The Probate Court is established in each county of Ohio and has exclusive jurisdiction to oversee the administration of an estate of a decedent who was a legal resident of that particular county at his of her date of death. The Probate Court also has exclusive jurisdiction over the issuance of marriage licenses, adoptions, guardianship proceedings, adult protective service cases, the involuntary commitment of the mentally ill, and also responsible for various county appointments.
The first Probate Court in Ohio was established by the Northwest Ordinance of 1787. Under the first Constitution of Ohio written in 1802, the Court of Common Pleas had exclusive jurisdiction over probate matters. Subsequently, the Probate Court was made a special division of the Court of Common Pleas. In smaller counties such as Meigs and all other southeast Ohio counties, the Probate Judge serves as the Juvenile Judge.
Marriage is a solemn and exalted state, sanctified by the church, respected by society, and licensed by the State. Marriage is a contract between two competent and consenting people. However, there is also a third party to all contracts of marriage– The State. For it is the State that by law provides conditions to and limitations of the marriage contract. The Probate Court is the sole agency, under the laws of the State of Ohio, that is vested with the authority to issue marriage licenses. The marriage laws of the State of Ohio are governed by the Ohio Revised Code and other relevant law.
- *$70, payable in cash. Subject to change; please call to verify costs.
- A portion of this fee is deposited with a fund established by the State of Ohio for aid to abused and battered spouses.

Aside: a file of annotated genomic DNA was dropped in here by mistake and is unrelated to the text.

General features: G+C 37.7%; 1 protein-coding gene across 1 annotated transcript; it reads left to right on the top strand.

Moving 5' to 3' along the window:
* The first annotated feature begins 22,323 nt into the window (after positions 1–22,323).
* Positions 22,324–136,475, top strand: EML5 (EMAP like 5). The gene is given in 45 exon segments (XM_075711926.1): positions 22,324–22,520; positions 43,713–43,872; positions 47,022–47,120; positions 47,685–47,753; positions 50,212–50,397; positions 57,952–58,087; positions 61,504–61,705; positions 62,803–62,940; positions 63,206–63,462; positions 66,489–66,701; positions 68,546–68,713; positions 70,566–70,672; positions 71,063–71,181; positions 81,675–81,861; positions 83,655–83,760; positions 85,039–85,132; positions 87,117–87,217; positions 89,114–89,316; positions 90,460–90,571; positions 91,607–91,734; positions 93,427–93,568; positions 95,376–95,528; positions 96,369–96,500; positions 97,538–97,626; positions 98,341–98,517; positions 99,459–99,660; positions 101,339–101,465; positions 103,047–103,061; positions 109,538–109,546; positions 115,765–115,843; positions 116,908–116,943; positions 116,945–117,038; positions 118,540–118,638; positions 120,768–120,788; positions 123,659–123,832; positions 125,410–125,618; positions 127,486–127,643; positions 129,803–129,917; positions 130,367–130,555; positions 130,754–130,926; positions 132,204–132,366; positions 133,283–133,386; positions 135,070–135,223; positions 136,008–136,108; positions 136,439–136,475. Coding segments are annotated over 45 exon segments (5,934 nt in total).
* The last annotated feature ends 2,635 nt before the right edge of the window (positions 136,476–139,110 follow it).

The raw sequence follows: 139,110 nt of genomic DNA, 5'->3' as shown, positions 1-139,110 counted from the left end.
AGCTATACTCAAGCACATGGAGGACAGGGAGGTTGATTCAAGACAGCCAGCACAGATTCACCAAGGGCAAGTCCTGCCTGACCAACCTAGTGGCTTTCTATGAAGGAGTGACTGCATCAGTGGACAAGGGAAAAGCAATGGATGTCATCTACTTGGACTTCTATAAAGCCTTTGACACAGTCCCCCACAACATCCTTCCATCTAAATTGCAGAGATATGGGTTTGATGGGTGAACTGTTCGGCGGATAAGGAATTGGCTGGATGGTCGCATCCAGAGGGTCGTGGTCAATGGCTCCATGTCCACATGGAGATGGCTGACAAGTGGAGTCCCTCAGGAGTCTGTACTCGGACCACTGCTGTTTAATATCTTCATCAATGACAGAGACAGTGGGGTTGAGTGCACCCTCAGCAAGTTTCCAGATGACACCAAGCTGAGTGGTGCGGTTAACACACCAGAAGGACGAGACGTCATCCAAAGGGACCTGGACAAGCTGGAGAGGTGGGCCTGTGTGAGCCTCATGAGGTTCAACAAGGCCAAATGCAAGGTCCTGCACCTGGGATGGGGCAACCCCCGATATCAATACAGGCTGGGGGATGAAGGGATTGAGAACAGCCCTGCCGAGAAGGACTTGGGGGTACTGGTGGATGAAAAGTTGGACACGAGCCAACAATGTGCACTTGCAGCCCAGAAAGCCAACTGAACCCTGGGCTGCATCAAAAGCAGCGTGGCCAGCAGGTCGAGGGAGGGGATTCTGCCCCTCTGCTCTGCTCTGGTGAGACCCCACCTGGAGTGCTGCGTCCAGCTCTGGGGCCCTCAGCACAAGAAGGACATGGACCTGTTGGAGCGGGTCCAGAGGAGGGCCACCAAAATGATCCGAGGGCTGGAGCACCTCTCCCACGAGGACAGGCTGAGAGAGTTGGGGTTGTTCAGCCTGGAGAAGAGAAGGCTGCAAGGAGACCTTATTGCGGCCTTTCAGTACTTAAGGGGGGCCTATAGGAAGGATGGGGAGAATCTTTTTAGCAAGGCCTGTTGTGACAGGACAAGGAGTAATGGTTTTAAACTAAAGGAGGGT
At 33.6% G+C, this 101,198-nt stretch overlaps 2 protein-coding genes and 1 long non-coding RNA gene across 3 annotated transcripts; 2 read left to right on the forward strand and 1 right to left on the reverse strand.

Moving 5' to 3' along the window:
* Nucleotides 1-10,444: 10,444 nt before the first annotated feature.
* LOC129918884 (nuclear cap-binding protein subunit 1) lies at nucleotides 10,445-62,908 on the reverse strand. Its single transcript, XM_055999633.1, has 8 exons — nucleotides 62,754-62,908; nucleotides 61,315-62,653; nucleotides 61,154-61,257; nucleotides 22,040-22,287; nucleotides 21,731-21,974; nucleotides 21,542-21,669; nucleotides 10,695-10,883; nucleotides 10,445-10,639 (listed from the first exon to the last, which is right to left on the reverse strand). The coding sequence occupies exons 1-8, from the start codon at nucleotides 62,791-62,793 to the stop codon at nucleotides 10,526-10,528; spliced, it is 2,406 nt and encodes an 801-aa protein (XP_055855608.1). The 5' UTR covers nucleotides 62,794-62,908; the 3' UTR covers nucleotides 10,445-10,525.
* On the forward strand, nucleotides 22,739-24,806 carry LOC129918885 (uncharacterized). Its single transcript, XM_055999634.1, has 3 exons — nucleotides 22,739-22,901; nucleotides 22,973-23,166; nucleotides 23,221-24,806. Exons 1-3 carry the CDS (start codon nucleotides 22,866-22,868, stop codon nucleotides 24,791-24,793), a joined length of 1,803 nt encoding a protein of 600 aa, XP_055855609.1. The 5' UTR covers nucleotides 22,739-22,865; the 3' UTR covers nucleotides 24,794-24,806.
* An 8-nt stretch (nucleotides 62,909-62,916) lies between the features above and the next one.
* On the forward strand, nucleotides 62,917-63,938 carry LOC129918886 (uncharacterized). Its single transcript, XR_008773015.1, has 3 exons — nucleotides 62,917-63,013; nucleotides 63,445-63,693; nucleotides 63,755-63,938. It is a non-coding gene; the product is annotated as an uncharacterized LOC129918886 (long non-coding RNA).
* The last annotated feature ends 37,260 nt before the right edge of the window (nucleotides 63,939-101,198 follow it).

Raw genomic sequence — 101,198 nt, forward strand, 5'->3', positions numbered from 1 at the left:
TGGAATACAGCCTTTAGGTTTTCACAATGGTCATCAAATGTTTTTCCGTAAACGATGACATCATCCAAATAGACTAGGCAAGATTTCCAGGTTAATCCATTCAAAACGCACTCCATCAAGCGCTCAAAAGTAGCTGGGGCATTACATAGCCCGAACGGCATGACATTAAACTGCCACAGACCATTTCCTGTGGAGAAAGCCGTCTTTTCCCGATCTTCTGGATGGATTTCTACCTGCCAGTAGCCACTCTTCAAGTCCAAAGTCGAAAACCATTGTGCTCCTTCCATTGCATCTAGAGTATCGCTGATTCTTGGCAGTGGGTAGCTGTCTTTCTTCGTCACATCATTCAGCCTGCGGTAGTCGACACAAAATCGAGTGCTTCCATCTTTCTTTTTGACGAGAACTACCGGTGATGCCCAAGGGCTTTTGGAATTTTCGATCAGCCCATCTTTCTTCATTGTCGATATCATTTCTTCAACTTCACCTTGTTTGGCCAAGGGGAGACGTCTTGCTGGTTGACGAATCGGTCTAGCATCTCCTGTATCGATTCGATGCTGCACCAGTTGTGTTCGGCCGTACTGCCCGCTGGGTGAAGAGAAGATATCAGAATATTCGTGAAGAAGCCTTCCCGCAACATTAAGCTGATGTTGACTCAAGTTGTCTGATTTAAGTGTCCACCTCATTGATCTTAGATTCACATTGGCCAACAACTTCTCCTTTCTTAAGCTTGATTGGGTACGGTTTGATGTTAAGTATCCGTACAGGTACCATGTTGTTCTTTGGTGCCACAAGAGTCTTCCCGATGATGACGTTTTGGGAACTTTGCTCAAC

- Who May Apply
- Males at least 18 years of age and females at least 16 years of age who are no closer of kin than second cousins may apply for a marriage license. Application must be made in person, by both parties, and applicants must have valid government identification such as their driver’s license, passport, or birth certificate.
- Required Information
- The applicants must supply to the Court their current address, their current age, their date of birth, place of birth, the name of their father, the maiden name of their mother and any prior marriages. If either applicant has been married before, then a certified copy of the Decree (court order) of Divorce or Dissolution must be presented to the Deputy Clerk when applying for a marriage license. The Decree will have a Judge's signature showing the prior marriage has been legally terminated
- No license will be issued if either applicant is a habitual drunkard, imbecile, or is under the influence of intoxicating liquor or narcotic drugs, or is infected with syphilis that is communicable, or likely to be become communicable.
- Residence Qualifications
- One or both of the applicants must be a residence of Meigs County, Ohio, for a marriage license to be issued. Applicants from out of state may apply for a marriage license in Meigs County, Ohio, provided that the marriage ceremony is performed in Meigs County, Ohio.